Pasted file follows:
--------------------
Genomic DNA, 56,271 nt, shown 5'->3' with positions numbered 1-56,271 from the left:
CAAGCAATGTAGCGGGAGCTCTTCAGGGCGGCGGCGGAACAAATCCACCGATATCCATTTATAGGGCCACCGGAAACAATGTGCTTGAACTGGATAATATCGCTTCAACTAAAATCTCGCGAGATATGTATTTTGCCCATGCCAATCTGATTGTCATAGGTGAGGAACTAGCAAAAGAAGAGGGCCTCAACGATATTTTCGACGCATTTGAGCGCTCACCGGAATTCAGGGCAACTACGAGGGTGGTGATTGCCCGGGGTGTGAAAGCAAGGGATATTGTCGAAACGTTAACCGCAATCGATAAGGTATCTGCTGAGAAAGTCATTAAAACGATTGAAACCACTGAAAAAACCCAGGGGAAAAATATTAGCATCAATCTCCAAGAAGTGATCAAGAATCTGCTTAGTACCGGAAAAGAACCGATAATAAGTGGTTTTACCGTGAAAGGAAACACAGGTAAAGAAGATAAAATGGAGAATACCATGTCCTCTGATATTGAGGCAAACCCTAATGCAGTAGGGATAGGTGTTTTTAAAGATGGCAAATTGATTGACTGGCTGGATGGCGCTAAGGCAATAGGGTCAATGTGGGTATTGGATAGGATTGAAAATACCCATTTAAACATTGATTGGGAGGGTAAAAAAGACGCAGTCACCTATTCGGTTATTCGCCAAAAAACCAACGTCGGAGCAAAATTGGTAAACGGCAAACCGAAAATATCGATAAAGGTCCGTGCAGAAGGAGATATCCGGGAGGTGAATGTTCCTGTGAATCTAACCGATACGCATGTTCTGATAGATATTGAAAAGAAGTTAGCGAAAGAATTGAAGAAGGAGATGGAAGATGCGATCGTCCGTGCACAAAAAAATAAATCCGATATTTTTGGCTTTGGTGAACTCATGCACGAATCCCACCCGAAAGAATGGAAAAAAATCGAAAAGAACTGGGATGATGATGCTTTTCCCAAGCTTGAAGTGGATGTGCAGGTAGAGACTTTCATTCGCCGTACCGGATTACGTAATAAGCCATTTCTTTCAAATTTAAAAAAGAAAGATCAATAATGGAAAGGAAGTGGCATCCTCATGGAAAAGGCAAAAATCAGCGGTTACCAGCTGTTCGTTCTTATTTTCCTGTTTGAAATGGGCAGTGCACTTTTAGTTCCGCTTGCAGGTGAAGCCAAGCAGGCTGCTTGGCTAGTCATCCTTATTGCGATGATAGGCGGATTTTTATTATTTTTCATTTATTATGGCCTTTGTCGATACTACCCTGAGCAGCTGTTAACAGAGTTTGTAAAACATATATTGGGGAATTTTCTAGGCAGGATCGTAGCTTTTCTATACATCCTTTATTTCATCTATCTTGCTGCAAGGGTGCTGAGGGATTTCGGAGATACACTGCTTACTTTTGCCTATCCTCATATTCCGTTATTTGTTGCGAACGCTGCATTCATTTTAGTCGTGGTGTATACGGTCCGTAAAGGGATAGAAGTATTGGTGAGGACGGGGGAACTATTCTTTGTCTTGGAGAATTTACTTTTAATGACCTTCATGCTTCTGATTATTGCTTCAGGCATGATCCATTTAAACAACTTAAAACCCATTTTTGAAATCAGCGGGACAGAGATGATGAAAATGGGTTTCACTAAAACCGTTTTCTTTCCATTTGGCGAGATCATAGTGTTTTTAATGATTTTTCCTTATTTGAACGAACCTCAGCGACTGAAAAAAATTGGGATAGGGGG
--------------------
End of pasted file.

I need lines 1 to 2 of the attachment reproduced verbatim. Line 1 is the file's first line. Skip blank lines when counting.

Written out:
Genomic DNA, 56,271 nt, shown 5'->3' with positions numbered 1-56,271 from the left:
CAAGCAATGTAGCGGGAGCTCTTCAGGGCGGCGGCGGAACAAATCCACCGATATCCATTTATAGGGCCACCGGAAACAATGTGCTTGAACTGGATAATATCGCTTCAACTAAAATCTCGCGAGATATGTATTTTGCCCATGCCAATCTGATTGTCATAGGTGAGGAACTAGCAAAAGAAGAGGGCCTCAACGATATTTTCGACGCATTTGAGCGCTCACCGGAATTCAGGGCAACTACGAGGGTGGTGATTGCCCGGGGTGTGAAAGCAAGGGATATTGTCGAAACGTTAACCGCAATCGATAAGGTATCTGCTGAGAAAGTCATTAAAACGATTGAAACCACTGAAAAAACCCAGGGGAAAAATATTAGCATCAATCTCCAAGAAGTGATCAAGAATCTGCTTAGTACCGGAAAAGAACCGATAATAAGTGGTTTTACCGTGAAAGGAAACACAGGTAAAGAAGATAAAATGGAGAATACCATGTCCTCTGATATTGAGGCAAACCCTAATGCAGTAGGGATAGGTGTTTTTAAAGATGGCAAATTGATTGACTGGCTGGATGGCGCTAAGGCAATAGGGTCAATGTGGGTATTGGATAGGATTGAAAATACCCATTTAAACATTGATTGGGAGGGTAAAAAAGACGCAGTCACCTATTCGGTTATTCGCCAAAAAACCAACGTCGGAGCAAAATTGGTAAACGGCAAACCGAAAATATCGATAAAGGTCCGTGCAGAAGGAGATATCCGGGAGGTGAATGTTCCTGTGAATCTAACCGATACGCATGTTCTGATAGATATTGAAAAGAAGTTAGCGAAAGAATTGAAGAAGGAGATGGAAGATGCGATCGTCCGTGCACAAAAAAATAAATCCGATATTTTTGGCTTTGGTGAACTCATGCACGAATCCCACCCGAAAGAATGGAAAAAAATCGAAAAGAACTGGGATGATGATGCTTTTCCCAAGCTTGAAGTGGATGTGCAGGTAGAGACTTTCATTCGCCGTACCGGATTACGTAATAAGCCATTTCTTTCAAATTTAAAAAAGAAAGATCAATAATGGAAAGGAAGTGGCATCCTCATGGAAAAGGCAAAAATCAGCGGTTACCAGCTGTTCGTTCTTATTTTCCTGTTTGAAATGGGCAGTGCACTTTTAGTTCCGCTTGCAGGTGAAGCCAAGCAGGCTGCTTGGCTAGTCATCCTTATTGCGATGATAGGCGGATTTTTATTATTTTTCATTTATTATGGCCTTTGTCGATACTACCCTGAGCAGCTGTTAACAGAGTTTGTAAAACATATATTGGGGAATTTTCTAGGCAGGATCGTAGCTTTTCTATACATCCTTTATTTCATCTATCTTGCTGCAAGGGTGCTGAGGGATTTCGGAGATACACTGCTTACTTTTGCCTATCCTCATATTCCGTTATTTGTTGCGAACGCTGCATTCATTTTAGTCGTGGTGTATACGGTCCGTAAAGGGATAGAAGTATTGGTGAGGACGGGGGAACTATTCTTTGTCTTGGAGAATTTACTTTTAATGACCTTCATGCTTCTGATTATTGCTTCAGGCATGATCCATTTAAACAACTTAAAACCCATTTTTGAAATCAGCGGGACAGAGATGATGAAAATGGGTTTCACTAAAACCGTTTTCTTTCCATTTGGCGAGATCATAGTGTTTTTAATGATTTTTCCTTATTTGAACGAACCTCAGCGACTGAAAAAAATTGGGATAGGGGG